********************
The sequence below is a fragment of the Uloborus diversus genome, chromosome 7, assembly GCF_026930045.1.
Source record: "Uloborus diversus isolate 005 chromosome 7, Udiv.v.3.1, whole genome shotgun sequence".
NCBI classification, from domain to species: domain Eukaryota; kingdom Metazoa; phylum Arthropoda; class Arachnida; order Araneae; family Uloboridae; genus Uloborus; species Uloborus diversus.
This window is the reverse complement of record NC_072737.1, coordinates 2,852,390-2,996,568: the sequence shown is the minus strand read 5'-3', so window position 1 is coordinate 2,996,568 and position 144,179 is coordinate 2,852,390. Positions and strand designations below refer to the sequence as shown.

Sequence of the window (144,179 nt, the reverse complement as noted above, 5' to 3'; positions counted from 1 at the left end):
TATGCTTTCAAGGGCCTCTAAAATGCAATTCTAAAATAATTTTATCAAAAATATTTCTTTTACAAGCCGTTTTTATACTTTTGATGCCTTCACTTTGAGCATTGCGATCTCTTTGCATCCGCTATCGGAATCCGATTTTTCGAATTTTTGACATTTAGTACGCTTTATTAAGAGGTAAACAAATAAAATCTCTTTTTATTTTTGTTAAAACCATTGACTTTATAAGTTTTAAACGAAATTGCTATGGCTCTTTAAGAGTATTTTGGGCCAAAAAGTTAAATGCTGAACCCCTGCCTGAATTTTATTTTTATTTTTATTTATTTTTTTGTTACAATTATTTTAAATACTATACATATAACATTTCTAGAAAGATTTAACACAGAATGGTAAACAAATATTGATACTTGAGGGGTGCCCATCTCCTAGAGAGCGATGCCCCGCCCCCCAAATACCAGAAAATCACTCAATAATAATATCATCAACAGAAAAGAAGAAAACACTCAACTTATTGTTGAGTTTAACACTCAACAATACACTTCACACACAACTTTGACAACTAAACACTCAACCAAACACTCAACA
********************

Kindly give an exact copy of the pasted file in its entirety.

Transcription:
The sequence below is a fragment of the Uloborus diversus genome, chromosome 7, assembly GCF_026930045.1.
Source record: "Uloborus diversus isolate 005 chromosome 7, Udiv.v.3.1, whole genome shotgun sequence".
NCBI classification, from domain to species: domain Eukaryota; kingdom Metazoa; phylum Arthropoda; class Arachnida; order Araneae; family Uloboridae; genus Uloborus; species Uloborus diversus.
This window is the reverse complement of record NC_072737.1, coordinates 2,852,390-2,996,568: the sequence shown is the minus strand read 5'-3', so window position 1 is coordinate 2,996,568 and position 144,179 is coordinate 2,852,390. Positions and strand designations below refer to the sequence as shown.

Sequence of the window (144,179 nt, the reverse complement as noted above, 5' to 3'; positions counted from 1 at the left end):
TATGCTTTCAAGGGCCTCTAAAATGCAATTCTAAAATAATTTTATCAAAAATATTTCTTTTACAAGCCGTTTTTATACTTTTGATGCCTTCACTTTGAGCATTGCGATCTCTTTGCATCCGCTATCGGAATCCGATTTTTCGAATTTTTGACATTTAGTACGCTTTATTAAGAGGTAAACAAATAAAATCTCTTTTTATTTTTGTTAAAACCATTGACTTTATAAGTTTTAAACGAAATTGCTATGGCTCTTTAAGAGTATTTTGGGCCAAAAAGTTAAATGCTGAACCCCTGCCTGAATTTTATTTTTATTTTTATTTATTTTTTTGTTACAATTATTTTAAATACTATACATATAACATTTCTAGAAAGATTTAACACAGAATGGTAAACAAATATTGATACTTGAGGGGTGCCCATCTCCTAGAGAGCGATGCCCCGCCCCCCAAATACCAGAAAATCACTCAATAATAATATCATCAACAGAAAAGAAGAAAACACTCAACTTATTGTTGAGTTTAACACTCAACAATACACTTCACACACAACTTTGACAACTAAACACTCAACCAAACACTCAACA